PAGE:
How to Plant a One-container Vegetable Garden
It’s pruning and grafting time in my small kitchen garden, as it must be for nearly everyone in hardiness zone 6 and lower (north of zone 6). But time is running out. You should stop pruning when the leaf buds on your trees start to plump up in preparation to open, and that usually happens in early April.
My last five posts have been about grafting and pruning. I hope you’ve put the information to use. This post and the next one finish the series. This post presents my thinking about grafting onto an old established tree and the next post talks you through building a graft step-by-step. In my previous post, I described the equipment I use for grafting and introduced a video that takes you through the procedures I follow to graft red apple tree scions onto a green apple tree… so please read that one and watch the video if you want to get started immediately.
As demand for local and raw goods continue to rise, more people are asking – where do I find local organic? Where do I find raw milk and join a herd share? Where are the farmers markets, co-ops and stands?
Search engines are actually terrible at locating these underground hubs, which makes it so frustrating to try and opt out of corporate chains, save money, and build your family’s health. If you’ve ever gotten a bunch of ‘Yelp’ listings for weight loss pills while searching, you know what I’m talking about. I’ve helped a few people find a local CSA (Community Supported Agriculture) but I found it by accident.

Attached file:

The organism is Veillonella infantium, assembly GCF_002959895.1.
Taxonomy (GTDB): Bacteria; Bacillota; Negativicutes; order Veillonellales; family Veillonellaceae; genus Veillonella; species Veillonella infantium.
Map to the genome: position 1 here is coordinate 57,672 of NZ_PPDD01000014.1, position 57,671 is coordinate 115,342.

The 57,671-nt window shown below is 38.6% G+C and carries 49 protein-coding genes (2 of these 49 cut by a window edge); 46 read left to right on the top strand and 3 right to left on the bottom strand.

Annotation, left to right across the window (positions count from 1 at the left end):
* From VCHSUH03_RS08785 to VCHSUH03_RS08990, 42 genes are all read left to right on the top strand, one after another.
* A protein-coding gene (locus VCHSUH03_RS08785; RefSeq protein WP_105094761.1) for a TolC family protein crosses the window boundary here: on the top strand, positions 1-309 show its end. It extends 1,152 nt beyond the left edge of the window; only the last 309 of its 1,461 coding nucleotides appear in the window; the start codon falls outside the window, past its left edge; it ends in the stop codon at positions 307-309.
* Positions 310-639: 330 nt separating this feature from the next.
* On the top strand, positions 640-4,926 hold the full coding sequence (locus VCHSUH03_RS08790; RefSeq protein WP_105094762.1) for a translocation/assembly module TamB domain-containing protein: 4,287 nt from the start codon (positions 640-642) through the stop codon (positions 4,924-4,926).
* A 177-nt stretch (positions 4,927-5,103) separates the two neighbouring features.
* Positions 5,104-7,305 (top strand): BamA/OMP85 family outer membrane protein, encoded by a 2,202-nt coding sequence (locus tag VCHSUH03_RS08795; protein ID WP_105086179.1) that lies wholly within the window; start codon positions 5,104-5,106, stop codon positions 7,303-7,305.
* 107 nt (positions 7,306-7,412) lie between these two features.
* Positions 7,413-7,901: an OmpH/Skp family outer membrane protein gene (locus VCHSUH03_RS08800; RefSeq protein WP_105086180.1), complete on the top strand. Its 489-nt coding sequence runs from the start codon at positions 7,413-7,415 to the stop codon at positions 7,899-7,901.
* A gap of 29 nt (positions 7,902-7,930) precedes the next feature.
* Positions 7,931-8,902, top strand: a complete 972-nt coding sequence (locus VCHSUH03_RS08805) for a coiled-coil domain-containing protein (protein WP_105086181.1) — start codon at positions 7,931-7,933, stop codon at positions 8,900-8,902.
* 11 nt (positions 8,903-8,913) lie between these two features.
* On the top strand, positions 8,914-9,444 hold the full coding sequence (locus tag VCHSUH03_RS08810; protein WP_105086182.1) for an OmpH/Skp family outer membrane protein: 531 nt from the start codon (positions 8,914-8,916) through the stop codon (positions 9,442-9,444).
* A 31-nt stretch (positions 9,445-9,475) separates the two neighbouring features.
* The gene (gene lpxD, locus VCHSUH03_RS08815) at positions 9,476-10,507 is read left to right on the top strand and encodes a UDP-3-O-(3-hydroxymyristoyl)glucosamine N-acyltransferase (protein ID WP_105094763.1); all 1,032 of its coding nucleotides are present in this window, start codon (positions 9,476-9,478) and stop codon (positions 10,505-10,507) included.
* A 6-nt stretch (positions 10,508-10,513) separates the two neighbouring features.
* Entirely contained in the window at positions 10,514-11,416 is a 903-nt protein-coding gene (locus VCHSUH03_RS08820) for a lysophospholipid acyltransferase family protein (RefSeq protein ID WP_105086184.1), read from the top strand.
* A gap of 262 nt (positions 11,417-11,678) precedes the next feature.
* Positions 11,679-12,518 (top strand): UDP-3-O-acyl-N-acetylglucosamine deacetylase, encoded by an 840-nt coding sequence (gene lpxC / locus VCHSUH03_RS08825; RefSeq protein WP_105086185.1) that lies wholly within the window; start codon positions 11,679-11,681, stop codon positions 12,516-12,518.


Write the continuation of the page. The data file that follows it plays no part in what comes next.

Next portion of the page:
A simple and deliciously sweet food to grow are strawberries. If grown properly, they can provide fresh strawberries from Spring into the Fall with a seemingly endless harvest throughout. What better treat from a garden than a bowl of fresh picked strawberries!
When choosing your strawberry plants, we suggest that you choose the ‘Everbearing’ variety which will keep on producing during the year, and will grow well for about 5 years before losing vigor, whereas the June Bearing variety only produce once during the year (you guessed it, around June), although the strawberries will be larger (they too will come back year after year for about 5 years.
How many of you have tried indoor winter gardening? Indoor greenery will not only improve your mood during the winter months, but if you are successful, any vegetables will provide a harvest to supplement your meals, especially useful post-SHTF collapse…
As you might expect, having good light is crucial to success. Plants that don’t have enough light will grow ‘leggy’ (long and spindly). When a plant is deficient of light, the photosynthesis process won’t work so well while they will not have enough energy to grow well.